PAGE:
The Distributor – One Safe Prediction: The Future Will Be Distributed, Digital and Dynamic
Ask the Expert: Ameresco Canada Inc. One Safe Prediction: The Future Will Be Distributed, Digital and Dynamic
Isn’t it ironic that 2020 is synonymous with perfect vision? Who could have predicted the massive changes this year brought to our personal and professional lives? Certainly not me. I agree with Peter Drucker that trying to predict the future is “like trying to drive down a country road at night with no lights while looking out the back window.” Yet I am quite sure that as we look forward to 2021, we will continue to see climate concerns and capital markets drive the transformation of the energy industry.
Ontario’s electricity sector will continue to innovate at a dramatic pace because of the imperatives to dramatically reduce carbon and electrify the transportation sector, along with rapid technological transformations, tectonic socioeconomic shifts caused by pandemics and workforce changes, and the integration of climate risk into financial decisions. And there will be winners and losers. The local distribution companies (LDCs) that will thrive will be those that are the most resilient. We believe that helping electric utilities adjust to the challenge lies in the investment in three key resiliency strategies.
1. Support large customers by strategically deploying distributed generation projects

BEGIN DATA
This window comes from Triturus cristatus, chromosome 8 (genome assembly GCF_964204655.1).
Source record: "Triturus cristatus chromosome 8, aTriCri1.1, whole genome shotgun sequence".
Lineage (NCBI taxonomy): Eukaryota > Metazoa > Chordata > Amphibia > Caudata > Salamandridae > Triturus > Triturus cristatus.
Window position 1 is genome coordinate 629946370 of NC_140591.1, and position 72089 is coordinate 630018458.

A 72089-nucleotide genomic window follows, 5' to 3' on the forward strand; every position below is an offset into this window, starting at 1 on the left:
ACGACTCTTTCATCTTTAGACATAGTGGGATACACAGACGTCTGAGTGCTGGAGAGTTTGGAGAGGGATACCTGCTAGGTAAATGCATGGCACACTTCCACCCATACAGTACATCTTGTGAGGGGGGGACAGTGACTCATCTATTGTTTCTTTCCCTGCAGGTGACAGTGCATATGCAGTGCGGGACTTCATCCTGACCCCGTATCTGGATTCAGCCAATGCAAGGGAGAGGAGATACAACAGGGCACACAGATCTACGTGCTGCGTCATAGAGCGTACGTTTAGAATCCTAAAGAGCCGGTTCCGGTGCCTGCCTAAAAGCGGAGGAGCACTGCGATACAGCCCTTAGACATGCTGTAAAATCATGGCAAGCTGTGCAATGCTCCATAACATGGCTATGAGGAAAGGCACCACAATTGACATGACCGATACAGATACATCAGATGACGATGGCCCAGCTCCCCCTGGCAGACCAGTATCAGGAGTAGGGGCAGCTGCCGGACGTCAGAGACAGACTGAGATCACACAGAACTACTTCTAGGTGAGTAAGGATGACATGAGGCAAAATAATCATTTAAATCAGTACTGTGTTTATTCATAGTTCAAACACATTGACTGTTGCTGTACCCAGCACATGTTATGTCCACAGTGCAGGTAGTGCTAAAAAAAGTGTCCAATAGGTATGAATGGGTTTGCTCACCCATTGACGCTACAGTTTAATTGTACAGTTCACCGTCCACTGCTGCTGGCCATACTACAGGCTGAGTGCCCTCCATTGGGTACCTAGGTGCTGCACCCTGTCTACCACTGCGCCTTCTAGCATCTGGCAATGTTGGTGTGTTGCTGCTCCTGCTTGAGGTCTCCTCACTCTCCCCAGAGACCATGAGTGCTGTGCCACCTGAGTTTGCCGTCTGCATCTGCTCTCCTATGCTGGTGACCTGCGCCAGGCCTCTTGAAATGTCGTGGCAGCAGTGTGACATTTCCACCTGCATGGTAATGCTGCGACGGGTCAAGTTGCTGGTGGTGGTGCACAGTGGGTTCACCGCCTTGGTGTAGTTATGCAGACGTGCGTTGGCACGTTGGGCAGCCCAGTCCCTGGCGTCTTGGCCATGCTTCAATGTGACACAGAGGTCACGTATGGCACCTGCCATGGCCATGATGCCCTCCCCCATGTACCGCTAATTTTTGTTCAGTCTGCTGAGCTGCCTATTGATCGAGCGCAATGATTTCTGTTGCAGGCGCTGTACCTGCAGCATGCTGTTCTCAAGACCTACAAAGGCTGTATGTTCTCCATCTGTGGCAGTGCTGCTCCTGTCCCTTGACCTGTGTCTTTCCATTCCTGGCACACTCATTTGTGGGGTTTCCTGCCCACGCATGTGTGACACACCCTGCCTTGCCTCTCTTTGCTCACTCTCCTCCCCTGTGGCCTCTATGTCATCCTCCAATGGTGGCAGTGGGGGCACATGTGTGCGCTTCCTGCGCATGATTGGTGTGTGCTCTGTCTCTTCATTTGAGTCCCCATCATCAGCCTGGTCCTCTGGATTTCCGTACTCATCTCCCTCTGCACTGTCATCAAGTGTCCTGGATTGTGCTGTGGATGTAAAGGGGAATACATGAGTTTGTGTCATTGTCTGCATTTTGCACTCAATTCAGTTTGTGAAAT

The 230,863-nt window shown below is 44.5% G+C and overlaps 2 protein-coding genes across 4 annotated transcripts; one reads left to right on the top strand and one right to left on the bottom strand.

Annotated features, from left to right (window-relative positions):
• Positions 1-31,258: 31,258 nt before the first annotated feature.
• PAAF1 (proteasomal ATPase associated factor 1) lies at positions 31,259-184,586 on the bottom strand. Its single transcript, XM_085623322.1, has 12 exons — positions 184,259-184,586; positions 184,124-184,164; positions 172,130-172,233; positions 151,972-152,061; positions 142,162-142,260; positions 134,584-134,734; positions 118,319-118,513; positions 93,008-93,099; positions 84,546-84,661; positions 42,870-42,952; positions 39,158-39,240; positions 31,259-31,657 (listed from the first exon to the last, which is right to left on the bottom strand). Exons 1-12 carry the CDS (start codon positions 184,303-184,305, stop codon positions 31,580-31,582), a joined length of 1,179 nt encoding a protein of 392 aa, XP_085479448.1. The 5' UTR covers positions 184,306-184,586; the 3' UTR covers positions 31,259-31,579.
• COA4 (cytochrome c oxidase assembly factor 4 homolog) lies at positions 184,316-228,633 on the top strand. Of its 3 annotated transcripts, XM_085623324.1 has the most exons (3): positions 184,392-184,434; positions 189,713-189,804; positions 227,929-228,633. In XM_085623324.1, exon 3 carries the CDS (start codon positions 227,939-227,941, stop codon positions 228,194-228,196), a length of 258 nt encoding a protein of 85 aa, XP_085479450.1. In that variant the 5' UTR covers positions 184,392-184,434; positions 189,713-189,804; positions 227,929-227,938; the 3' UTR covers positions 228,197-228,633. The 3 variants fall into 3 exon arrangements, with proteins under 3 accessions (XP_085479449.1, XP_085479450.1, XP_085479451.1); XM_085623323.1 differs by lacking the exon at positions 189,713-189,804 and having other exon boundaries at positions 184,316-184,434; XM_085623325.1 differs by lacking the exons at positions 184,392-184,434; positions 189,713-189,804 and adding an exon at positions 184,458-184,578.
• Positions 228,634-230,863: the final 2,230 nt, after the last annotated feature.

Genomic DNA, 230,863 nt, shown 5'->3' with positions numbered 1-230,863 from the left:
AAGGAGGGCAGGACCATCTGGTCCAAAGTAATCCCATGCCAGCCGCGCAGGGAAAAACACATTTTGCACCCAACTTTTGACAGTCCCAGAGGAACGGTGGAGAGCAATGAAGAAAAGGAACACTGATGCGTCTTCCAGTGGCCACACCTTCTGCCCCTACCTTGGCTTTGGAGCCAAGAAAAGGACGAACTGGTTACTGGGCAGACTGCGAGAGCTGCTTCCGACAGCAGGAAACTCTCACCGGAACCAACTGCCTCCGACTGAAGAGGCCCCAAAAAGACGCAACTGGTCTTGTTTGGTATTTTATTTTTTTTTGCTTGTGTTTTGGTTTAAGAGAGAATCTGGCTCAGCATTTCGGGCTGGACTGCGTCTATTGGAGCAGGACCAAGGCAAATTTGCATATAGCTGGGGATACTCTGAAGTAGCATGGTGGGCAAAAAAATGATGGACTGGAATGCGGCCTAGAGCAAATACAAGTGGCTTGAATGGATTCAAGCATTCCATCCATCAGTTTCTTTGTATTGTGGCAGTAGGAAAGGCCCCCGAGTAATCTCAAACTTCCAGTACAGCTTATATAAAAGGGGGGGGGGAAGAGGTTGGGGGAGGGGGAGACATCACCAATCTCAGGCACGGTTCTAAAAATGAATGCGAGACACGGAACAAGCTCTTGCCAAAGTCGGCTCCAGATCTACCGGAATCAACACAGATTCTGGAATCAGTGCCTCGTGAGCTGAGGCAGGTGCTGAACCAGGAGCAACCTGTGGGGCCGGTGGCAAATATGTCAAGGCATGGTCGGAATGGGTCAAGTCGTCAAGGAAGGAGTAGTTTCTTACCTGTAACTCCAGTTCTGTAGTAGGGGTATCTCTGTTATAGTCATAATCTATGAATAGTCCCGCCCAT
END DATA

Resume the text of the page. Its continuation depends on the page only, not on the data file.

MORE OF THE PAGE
The cost and capabilities of distributed energy resources (DERs) are improving at a rapid pace. Intelligent DERs can deliver services to local area feeders, providing LDCs with a new, more efficient way to operate distribution systems. Developing DERs in industrial parks, downtown cores and near other large consumers provides energy security, resiliency and emission reductions. Ameresco has developed and implemented complex DER solutions that solve an array of challenges for our customers. These projects include a solar farm with the New Hampshire Electric Cooperative (NHEC), a landfill gas site for the BMW Manufacturing facility in South Carolina, plus battery storage and microgrids deployed at several military bases.
LDCs have a major role to play in the DER future, but doing it alone is likely to raise the ire of the regulators and other stakeholders. Some LDCs may decide to use their affiliates to build out these projects, whereas others will look to partner with experienced firms like Ameresco to focus on their core business.